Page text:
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BLACK* artists on the move The Gro(o)ve February 2021

A month gone already! Let’s start this edition with food for our souls from the incredible Sonia Sanchez, widely considered to be the leading voice in the Black Revolution. 


You cannot read too many Sonia poems :

Born in Birmingham Alabama in 1937, this is one way of summarizing her achievements : ‘Creating a protective matriarchal persona, she has through versification, plays, and children's books inscribed the humanity of black people.’


The Haiku For Me Is

Silence. crystals. cornbread
and greens laughter. brocades.
The sea. Beethoven. Coltrane.
Spring and winter. blue rivers.
Dreadlocks. blues. a waterfall.
Empty mountains. bamboo. bodegas.
Ancient generals. dreams. lamps.
Sarah Vaughn. Her voice exploding
in the universe, returning to earth
in prayer. Plum blossoms.
Silk and steel. Cante jondo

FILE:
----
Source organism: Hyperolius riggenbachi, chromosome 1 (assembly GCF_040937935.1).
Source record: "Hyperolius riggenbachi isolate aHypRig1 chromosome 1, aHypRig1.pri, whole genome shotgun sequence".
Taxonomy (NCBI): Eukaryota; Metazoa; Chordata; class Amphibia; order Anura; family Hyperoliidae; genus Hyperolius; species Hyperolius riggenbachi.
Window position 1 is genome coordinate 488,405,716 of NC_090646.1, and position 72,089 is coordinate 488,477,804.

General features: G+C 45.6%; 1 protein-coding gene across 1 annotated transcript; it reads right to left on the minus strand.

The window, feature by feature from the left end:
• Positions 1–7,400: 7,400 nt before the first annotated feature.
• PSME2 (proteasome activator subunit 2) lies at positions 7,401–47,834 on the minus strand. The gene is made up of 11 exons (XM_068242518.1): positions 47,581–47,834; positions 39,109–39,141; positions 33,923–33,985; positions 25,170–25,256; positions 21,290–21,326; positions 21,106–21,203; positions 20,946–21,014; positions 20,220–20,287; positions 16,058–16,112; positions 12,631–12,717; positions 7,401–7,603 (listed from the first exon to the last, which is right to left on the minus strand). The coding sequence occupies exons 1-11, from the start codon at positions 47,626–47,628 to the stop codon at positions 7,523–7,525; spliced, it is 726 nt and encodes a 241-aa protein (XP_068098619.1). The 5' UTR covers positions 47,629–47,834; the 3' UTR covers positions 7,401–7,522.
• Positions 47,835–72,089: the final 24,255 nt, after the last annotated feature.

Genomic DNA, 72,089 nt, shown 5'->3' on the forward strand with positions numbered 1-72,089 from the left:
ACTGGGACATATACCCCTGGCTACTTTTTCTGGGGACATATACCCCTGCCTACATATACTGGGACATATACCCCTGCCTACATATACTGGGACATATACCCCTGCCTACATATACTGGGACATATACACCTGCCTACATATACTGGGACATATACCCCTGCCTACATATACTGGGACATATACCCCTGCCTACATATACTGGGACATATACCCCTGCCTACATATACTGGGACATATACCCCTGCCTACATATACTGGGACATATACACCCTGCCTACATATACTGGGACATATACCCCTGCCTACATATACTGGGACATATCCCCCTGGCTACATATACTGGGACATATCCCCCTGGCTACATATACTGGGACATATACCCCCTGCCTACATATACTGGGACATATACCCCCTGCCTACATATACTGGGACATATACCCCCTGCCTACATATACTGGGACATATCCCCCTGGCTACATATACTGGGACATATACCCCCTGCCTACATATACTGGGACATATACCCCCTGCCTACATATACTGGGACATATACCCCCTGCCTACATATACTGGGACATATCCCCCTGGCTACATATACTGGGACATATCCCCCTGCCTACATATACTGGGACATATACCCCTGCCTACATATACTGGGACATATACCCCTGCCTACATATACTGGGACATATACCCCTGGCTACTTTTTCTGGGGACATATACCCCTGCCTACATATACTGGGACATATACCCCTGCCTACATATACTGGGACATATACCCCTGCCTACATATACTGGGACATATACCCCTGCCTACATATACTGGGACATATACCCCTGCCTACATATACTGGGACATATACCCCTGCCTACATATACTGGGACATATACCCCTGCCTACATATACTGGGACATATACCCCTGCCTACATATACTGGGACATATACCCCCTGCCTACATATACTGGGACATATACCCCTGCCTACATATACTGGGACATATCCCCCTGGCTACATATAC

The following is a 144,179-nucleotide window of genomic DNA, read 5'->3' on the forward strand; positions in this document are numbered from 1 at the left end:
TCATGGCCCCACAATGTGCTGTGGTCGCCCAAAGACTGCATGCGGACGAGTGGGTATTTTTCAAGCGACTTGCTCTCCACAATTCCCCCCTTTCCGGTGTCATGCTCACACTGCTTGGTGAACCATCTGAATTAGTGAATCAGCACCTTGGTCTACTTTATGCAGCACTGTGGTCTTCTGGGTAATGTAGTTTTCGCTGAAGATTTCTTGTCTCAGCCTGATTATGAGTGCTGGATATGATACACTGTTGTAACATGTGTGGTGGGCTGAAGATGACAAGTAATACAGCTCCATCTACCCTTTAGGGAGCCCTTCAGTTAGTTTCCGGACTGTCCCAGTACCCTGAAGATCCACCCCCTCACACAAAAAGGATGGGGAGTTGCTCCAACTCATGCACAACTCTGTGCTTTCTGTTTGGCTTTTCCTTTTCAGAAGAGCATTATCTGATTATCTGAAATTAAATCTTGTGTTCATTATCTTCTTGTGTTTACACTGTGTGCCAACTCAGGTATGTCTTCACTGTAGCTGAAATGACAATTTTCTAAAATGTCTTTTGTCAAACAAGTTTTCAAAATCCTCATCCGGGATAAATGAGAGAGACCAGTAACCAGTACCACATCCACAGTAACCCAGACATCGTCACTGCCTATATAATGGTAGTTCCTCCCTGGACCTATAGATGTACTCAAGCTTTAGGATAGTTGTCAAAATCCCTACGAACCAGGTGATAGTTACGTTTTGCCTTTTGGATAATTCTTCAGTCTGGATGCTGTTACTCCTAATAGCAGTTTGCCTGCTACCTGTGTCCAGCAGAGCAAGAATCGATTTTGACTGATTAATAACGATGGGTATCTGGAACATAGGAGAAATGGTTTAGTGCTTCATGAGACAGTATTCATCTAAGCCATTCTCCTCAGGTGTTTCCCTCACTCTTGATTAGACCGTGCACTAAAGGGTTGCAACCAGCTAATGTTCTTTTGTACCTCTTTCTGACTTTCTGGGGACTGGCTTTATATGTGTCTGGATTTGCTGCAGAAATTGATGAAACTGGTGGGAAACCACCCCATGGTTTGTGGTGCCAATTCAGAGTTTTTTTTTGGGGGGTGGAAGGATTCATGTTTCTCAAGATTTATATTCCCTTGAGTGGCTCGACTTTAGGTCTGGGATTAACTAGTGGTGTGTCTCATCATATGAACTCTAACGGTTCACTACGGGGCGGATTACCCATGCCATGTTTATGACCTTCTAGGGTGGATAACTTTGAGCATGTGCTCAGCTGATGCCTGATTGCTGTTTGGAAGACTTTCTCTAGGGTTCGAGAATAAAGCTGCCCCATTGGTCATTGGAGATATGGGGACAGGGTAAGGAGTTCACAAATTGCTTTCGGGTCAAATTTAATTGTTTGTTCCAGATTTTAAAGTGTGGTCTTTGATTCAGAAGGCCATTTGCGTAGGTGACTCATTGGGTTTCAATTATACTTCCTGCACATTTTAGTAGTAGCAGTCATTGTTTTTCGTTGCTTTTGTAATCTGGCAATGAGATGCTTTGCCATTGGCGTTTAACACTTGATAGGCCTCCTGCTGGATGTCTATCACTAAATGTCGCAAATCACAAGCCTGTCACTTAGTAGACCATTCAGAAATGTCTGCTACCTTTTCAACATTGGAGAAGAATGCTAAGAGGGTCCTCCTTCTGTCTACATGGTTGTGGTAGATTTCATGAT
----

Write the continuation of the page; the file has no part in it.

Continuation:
Wine. hills. flesh. perfume.
A breath inhaled and held. Silence.



BAOTM : You are a Black   performance company specializing in retelling ancient Afrikan myths– how did that come about? 

SSE : Judith Davis and Akulah Agbami, founder members of Sheba Soul Ensemble, wanted to align ourselves more closely with Afrikan theatrical tradition. We couldn’t really see anyone else across the Black theater landscape doing that – so we thought, let’s vopen ourselves up and see where it takes us.


BAOTM : And where has it taken you?

We got our acts together in 2017. Since then we have produced 7 different theater shows, including 2 pieces for children aged 5-9.  All of them are deeply connected to Afrika.  Our first show Lovesplay  relates the tender, yet heart-wrenching  story of  Makeda, Queen of Sheba. Then we followed that with Mkeka, Straw Mat, which weaves together two playful tales for children, reminding them of how important it is to value family and friends. We have toured the first two shows widely across the UK. 

Then Cleo Lake directed Red Waters which also toured the UK. This is a piece about the ancient plight of refugees and the bloodied waters around Afrika.  Then we moved on to Warnings, which thinks about how war has always affected women. We were fortunate to take that show to Washington DC about a year ago – which was an incredible experience.

In conversation with Gus Casely-Hayford, director of the Smithsonian where we performed


BAOTM : Quite a lot of variety there.